Another lengthy scene cut during filming was to have Parker encounter the Alien near the Nostromo's main airlock when he goes to refuel Dallas' flamethrower. The creature does not see him, and he quietly contacts Ripley and Lambert on the ship's bridge, telling them to slowly open the inner airlock door. They do so and a spinning green light apparently mesmerises the creature, luring it inside the lock. Parker orders the airlock opened, but as Ripley shuts the inner door and opens the outer one an alarm sounds and scares the creature away. As it flees, its arm gets caught in the inner airlock door as it closes, tearing it off. Parker is knocked unconscious by the Alien as it runs away. Ripley goes to investigate and when she arrives, the blood spilled from the creature's severed arm finally burns through the inner airlock door, decompressing the area. A safety bulkhead supposed to separate Ripley and Parker from the breach gets jammed by one of the cylinders of flamethrower fuel Parker had been carrying, trapping them in the decompressed area, but Ripley, blood frothing out of her nose and ears, manages to free the obstruction.Lambert and Ash arrive to give the wounded crewmembers oxygen. Ripley accuses Ash of setting off the alarm and alerting the creature, and intends to prove it by accessing MU/TH/UR. This would then lead into the scene in the finished film where Ripley accesses the ship's computer and finds out about Special Order 937 (and also explains why she suddenly has a nosebleed in this scene). While the majority of this sequence was never filmed, footage of Ripley and Lambert on the Nostromo's bridge was shot and can be seen as a bonus feature on the DVD/Blu-ray release. The sequence was included in the film's novelization and later inspired part of the Alien: Isolation bonus mission Crew Expendable.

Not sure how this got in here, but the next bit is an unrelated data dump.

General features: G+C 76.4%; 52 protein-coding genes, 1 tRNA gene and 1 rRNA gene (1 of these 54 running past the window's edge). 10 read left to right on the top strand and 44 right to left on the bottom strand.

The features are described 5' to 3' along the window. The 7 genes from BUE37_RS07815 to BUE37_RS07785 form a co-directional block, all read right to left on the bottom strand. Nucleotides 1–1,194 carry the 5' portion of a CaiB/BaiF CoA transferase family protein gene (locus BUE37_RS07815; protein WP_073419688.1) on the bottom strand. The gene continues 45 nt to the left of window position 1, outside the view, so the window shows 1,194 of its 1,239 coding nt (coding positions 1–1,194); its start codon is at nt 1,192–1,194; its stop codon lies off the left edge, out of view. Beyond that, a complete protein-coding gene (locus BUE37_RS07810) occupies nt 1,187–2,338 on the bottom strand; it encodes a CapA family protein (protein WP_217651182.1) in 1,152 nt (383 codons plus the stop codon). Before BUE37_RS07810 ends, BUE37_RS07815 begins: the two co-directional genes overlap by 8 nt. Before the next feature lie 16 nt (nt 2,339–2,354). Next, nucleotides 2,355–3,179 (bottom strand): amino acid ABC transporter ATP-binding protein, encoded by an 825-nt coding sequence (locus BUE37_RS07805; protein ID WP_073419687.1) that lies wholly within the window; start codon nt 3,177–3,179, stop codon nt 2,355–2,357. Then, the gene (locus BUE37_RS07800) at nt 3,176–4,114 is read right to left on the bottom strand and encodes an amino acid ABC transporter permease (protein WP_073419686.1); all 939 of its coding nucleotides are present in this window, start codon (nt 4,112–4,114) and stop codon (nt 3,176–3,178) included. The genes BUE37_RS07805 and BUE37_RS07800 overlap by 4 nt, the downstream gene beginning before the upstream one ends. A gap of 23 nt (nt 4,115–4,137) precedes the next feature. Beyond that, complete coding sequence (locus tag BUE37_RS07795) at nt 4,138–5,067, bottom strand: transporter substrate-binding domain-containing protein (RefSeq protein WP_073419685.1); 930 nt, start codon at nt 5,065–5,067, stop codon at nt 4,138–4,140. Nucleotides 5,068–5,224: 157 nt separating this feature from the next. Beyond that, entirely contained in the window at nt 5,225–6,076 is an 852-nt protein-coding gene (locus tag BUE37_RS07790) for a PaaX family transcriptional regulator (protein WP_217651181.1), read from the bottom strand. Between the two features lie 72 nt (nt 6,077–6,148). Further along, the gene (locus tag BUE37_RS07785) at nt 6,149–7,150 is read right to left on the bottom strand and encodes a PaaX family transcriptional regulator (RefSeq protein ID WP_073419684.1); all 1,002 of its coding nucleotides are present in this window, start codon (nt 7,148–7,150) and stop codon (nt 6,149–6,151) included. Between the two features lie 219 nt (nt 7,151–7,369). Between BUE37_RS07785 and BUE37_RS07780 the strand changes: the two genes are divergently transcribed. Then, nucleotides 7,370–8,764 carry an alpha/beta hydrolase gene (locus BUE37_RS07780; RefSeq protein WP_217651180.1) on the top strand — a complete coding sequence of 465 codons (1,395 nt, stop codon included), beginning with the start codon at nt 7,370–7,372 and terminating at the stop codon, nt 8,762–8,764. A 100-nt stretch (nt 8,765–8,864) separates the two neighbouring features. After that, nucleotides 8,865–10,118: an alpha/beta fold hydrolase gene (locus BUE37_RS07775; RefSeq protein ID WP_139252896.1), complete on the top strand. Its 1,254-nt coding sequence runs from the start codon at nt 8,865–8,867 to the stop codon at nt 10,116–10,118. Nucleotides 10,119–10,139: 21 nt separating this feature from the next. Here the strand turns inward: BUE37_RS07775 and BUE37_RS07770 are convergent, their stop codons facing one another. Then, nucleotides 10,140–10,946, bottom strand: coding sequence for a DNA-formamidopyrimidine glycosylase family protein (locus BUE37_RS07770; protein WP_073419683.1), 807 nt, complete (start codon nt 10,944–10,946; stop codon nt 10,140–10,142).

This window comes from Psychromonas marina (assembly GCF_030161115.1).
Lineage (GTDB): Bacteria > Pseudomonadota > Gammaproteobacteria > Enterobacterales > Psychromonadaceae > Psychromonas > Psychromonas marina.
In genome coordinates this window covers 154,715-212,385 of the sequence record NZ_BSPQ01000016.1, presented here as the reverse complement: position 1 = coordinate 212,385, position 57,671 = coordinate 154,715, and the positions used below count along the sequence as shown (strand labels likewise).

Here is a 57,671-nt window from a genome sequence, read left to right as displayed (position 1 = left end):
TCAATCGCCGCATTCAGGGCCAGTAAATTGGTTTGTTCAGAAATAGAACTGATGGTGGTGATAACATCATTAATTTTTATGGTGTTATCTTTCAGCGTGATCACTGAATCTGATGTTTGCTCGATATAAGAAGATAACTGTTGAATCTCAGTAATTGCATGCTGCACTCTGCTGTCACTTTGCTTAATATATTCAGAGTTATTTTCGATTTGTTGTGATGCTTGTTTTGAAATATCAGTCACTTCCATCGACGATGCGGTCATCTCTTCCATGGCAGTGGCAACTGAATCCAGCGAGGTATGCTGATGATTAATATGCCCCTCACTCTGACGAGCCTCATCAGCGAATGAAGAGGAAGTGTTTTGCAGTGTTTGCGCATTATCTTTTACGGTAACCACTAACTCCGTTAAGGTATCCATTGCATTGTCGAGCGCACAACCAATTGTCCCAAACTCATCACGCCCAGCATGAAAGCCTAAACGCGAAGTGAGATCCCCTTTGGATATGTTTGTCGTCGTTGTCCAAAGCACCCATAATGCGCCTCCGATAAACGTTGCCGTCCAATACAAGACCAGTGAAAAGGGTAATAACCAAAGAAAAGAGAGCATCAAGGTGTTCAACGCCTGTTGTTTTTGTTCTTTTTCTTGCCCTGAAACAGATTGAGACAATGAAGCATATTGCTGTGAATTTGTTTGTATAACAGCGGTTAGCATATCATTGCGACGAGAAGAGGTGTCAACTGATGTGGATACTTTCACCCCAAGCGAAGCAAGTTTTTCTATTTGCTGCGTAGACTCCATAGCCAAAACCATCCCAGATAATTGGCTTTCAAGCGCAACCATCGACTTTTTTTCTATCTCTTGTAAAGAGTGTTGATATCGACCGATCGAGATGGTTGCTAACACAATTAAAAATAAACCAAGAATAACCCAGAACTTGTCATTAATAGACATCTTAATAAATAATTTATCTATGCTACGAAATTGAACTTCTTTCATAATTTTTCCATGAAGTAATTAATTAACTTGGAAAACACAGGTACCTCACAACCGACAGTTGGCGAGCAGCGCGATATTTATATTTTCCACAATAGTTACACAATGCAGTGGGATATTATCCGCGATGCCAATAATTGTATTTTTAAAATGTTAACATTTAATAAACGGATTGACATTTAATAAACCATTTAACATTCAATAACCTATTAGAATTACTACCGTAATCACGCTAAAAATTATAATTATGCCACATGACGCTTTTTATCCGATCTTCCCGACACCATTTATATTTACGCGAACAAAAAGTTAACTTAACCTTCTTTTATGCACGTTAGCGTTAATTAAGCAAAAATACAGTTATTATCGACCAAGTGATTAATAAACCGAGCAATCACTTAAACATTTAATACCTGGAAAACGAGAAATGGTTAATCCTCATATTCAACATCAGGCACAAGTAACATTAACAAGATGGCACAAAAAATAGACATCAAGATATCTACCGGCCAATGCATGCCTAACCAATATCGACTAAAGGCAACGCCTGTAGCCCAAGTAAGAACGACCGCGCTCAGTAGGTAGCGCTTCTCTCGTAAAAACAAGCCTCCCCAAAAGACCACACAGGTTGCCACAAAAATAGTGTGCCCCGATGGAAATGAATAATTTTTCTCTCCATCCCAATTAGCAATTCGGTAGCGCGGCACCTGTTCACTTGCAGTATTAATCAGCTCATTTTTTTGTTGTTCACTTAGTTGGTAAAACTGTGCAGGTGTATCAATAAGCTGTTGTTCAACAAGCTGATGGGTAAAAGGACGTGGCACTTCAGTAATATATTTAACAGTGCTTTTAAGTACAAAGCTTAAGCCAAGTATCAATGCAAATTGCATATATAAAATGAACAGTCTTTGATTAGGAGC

The Crab Walk
Footage was filmed of the Alien approaching Lambert before it attacks her. The creature starts out curled up on the floor, before unfurling and walking over to her on its back in a crab-like fashion. The sequence was cut because it showed too much of the Alien, and clearly revealed it to be a man in a suit.